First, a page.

Visiting a German church filled with Iranian and Afghan asylum seekers, all supposed converts to Christianity.
Far from trying to “Islamicize” the country, some Syrian refugees find its version of Islam too conservative for their taste.
The Bavarian city of Traunreut is working to integrate 600 refugees. Some locals are helping. Others are rallying against the arrivals. It's a challenging situation for everyone.
The Daas family has been without a home since early 2015. After ISIS invaded their hometown of Palmyra, Syria, they are now trying to rebuild their lives in Germany.
While Russian President Vladimir Putin is expected to seek a fourth term next year, the country’s largest anti-government movement in recent history continues to grow.
What can happen to you if you oppose the Kremlin? There's a high mortality rate among critics of the Russian government and President Vladimir Putin.
There may be no more consequential relationship for the U.S. than with Russia.
Amy Russo goes inside a Swedish housing center for youth asylum seekers.
Nick Schifrin, a special correspondent at PBS NewsHour, discusses the new series, "Inside Putin's Russia" on Facebook Live.
From policymaking to policy-in-action, various individuals impact the journeys of Sweden's asylum seekers and the decisions on their cases.
For minors seeking asylum in Sweden, time is running out not only on their age, but on their chances of staying in the country.
The new Russian identity is a combination of religion, old Russian traditions and rediscovered patriotism. It helps explain how today’s Russians think and how President Putin remains popular.
A small community of Irish citizens is now responsible for an entire nation's cultural revival.
For at-risk LGBT asylum seekers from former British protectorates, the UK is an ideal and obvious destination. But what happens when the British government won't allow them to stay?
Poland gets 90 percent of its power and much of its heat by burning coal, one of the dirtiest of fuels. The consequences for Poles' health are severe, and one polluted city is now pushing back
Thousands of displaced Syrians have made treacherous journeys across land and sea to the safe haven of Europe. But many here don’t want them. How are the new immigrants adapting and adjusting?
Half the population of the United Kingdom may be obese by 2050. What are the causes and what is being done?
When people think of a tax haven, most have visions of a tropical island in the Caribbean. But what if there was a tax haven hidden right among us?
The Black Sea region has become the focus of heated geopolitical contention, but local environmental issues remain underreported and poorly understood.
Robert Eric Shoemaker presents a multimedia excavation of the artisans of Venice through the lens of climate change: a conversation between art and science.
To escape poverty and social exclusion in their countries of origin, many Roma seek refuge in France. Often they face the same discrimination in their new home.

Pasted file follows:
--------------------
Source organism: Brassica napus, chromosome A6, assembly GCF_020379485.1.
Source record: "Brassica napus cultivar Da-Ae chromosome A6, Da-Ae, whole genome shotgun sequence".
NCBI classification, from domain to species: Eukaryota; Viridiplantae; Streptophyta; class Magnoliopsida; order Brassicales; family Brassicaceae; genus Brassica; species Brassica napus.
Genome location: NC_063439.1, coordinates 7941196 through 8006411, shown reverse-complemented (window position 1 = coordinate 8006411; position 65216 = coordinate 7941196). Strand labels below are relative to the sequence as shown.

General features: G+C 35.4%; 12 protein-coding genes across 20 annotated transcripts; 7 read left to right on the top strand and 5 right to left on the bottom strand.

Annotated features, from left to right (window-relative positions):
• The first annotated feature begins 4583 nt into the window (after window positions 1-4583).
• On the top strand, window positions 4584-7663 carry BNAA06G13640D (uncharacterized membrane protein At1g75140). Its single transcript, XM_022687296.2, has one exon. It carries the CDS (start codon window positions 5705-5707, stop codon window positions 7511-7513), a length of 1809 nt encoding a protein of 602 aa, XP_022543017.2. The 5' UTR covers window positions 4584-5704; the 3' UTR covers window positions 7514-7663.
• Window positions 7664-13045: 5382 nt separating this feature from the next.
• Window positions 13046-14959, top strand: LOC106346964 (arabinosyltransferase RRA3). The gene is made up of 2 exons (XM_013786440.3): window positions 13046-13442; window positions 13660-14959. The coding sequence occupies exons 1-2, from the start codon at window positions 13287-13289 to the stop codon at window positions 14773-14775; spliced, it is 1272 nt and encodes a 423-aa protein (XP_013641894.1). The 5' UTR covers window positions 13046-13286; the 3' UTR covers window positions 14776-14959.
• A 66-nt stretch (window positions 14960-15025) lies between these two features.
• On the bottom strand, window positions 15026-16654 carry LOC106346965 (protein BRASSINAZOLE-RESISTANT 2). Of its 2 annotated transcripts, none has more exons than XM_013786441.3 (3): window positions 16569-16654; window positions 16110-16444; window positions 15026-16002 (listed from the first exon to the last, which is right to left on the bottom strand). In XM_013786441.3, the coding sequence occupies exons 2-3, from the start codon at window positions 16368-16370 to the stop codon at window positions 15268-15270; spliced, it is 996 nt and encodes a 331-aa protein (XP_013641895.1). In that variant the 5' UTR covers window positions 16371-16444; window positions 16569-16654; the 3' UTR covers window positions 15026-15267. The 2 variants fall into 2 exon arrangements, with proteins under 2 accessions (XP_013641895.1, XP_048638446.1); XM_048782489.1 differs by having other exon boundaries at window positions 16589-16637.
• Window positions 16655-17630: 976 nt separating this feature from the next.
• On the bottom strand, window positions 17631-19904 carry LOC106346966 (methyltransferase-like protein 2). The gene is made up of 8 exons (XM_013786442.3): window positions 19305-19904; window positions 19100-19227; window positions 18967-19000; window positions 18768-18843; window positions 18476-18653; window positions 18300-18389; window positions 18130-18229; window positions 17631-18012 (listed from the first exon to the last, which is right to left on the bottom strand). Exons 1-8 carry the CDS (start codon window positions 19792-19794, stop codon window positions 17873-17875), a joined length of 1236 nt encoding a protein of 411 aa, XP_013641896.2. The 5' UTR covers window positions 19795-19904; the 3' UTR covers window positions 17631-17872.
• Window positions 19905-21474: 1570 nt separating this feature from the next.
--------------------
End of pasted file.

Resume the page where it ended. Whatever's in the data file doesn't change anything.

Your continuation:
Pulitzer Center student fellow Britton Nagy from High Point University takes a look at Norway's rehabilitation-focused prison system and finds that low security brings high benefits.
The Catholic Church stands at a crossroads—church attendance in Europe has decreased and the millennial generation is becoming detached. Can Pope Francis and the Church adapt to the modern era?
There’s a growing push in Europe to criminalize the buying but not the selling of sex. Advocates say such laws curb trafficking. Opponents say they hurt prostitutes. Who's right?
The Pulitzer Center staff share favorite images from 2015.
Photographer's new book brings together a decade of reporting on a growing global phenomenon that now affects more than 10 million people.
Our 2015 student fellows take on the world.
The Pulitzer Center partners with Thompson Reuters to support hostile-environment training for up to 14 freelance journalists. Training takes place Nov. 22-27 in Belfast; application deadline Oct. 15.
Governments and aid organizations routinely earmark billions of dollars for overseas aid. Could "privatized" forms of aid prevent that money from going to waste?
"Everyday Africa" and other Pulitzer Center grantees included in the Atlantic's Roughly Top 100 non-fiction pieces of 2014.
Students journey across the globe to report on issues that matter—from migration to global health and indigenous land rights.
Pulitzer Center grantee among three journalists speaking about free press with President Obama on World Press Freedom Day, 2015.
Photographs from the “Numbered Streets” settlement in Hungary, where residents are facing forced relocation.
Photographer Yana Paskova finds that for Bulgaria, democracy doesn't necessarily mean prosperity.
Thousands of displaced Syrians journeyed across land and sea to the safe haven of Europe. How is this war's diaspora adapting behind closed doors?
An animation helps explain how some of the largest global companies shave billions off their tax bills by hiding earnings in Luxembourg.